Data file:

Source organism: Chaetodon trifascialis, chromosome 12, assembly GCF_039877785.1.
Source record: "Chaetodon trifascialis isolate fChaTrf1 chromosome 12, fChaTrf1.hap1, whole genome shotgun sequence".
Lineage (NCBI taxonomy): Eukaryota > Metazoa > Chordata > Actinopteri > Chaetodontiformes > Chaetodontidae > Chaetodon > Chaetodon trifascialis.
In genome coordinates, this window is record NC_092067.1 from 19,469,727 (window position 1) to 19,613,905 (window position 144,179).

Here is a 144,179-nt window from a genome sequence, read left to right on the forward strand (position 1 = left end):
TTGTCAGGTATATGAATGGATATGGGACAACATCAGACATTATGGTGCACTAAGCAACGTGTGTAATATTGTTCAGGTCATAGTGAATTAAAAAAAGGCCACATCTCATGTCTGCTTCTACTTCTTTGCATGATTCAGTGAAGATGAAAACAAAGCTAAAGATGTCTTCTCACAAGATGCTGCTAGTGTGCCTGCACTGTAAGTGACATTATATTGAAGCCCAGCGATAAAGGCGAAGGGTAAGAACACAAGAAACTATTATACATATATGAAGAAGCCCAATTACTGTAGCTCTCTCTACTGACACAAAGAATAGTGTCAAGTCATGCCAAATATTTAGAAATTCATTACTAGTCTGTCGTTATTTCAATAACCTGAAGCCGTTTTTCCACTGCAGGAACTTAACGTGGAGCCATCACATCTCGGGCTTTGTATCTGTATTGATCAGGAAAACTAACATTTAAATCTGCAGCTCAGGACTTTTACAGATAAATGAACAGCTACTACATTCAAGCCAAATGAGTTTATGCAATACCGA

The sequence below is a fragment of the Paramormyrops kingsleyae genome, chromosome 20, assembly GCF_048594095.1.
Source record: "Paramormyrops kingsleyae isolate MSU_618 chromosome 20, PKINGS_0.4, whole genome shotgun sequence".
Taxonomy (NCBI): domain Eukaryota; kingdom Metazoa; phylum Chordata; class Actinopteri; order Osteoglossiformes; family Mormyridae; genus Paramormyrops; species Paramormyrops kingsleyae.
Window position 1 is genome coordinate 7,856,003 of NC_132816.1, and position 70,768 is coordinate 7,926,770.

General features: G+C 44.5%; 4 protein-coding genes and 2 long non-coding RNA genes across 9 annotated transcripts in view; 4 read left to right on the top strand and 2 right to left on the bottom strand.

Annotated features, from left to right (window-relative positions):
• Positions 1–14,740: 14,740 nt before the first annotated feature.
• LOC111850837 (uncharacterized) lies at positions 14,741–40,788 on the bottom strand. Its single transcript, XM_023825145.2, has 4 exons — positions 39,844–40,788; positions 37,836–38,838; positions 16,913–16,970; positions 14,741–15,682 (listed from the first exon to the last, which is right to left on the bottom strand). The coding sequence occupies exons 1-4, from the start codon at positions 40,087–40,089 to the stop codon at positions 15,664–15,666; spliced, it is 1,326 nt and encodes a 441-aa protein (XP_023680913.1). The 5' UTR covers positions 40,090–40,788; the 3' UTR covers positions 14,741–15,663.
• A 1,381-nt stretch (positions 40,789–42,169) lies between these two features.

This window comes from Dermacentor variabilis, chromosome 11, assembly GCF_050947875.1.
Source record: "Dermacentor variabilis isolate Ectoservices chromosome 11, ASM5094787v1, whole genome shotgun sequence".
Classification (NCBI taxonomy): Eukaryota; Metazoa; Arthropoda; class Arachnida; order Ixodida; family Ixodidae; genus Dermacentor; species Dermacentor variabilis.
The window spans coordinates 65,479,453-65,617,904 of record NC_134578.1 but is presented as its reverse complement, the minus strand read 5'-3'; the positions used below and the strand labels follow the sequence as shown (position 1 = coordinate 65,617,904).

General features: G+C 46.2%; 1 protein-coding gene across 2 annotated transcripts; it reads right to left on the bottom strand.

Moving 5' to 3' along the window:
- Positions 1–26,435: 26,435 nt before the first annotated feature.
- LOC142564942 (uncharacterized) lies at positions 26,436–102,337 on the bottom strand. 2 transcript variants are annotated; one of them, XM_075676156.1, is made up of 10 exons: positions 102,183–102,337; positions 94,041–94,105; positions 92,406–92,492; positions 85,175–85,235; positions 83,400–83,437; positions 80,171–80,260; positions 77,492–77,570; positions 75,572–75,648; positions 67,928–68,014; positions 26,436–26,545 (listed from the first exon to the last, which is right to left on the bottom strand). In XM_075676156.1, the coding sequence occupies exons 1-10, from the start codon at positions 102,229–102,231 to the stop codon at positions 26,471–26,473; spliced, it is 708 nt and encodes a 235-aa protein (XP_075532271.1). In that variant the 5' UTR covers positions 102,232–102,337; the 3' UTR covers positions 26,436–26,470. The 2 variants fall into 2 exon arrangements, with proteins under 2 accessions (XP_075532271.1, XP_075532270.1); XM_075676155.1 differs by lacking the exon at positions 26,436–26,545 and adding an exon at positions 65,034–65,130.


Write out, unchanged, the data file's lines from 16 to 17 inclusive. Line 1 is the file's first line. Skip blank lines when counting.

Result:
This window comes from Dermacentor variabilis, chromosome 11, assembly GCF_050947875.1.
Source record: "Dermacentor variabilis isolate Ectoservices chromosome 11, ASM5094787v1, whole genome shotgun sequence".